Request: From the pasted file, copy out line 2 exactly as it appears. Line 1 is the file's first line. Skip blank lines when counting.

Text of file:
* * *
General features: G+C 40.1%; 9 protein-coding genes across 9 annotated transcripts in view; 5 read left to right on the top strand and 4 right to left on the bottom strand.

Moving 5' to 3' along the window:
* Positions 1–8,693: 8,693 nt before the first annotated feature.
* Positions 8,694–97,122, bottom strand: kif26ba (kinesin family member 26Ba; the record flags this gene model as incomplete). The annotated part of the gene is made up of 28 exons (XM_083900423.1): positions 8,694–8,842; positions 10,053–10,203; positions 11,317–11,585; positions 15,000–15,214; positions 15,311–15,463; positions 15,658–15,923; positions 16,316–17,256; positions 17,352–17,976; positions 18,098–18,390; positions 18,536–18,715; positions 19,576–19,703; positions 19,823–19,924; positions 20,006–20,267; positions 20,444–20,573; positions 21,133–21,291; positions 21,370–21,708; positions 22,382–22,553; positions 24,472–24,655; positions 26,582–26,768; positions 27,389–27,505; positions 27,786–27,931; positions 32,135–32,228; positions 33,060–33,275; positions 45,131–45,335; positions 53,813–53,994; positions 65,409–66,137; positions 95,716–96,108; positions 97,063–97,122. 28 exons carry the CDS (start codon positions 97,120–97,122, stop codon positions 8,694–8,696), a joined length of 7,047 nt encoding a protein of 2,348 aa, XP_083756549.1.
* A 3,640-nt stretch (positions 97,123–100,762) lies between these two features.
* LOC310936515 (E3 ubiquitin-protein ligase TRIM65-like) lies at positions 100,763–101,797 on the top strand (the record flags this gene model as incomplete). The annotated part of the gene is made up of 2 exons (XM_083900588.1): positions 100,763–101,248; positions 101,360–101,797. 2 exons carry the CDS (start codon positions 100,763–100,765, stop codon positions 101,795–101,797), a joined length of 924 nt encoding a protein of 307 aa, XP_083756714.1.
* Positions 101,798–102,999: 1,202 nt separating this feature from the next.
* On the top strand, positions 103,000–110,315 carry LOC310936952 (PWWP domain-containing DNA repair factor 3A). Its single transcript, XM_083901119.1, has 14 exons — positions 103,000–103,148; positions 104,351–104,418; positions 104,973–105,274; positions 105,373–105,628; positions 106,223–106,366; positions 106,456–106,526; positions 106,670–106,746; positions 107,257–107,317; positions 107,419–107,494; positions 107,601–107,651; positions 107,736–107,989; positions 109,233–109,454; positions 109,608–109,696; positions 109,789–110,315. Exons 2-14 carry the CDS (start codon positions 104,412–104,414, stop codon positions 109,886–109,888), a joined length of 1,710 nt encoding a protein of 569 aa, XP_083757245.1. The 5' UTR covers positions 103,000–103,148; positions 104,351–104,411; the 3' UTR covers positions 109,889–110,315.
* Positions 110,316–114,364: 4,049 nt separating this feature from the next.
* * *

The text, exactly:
Moving 5' to 3' along the window: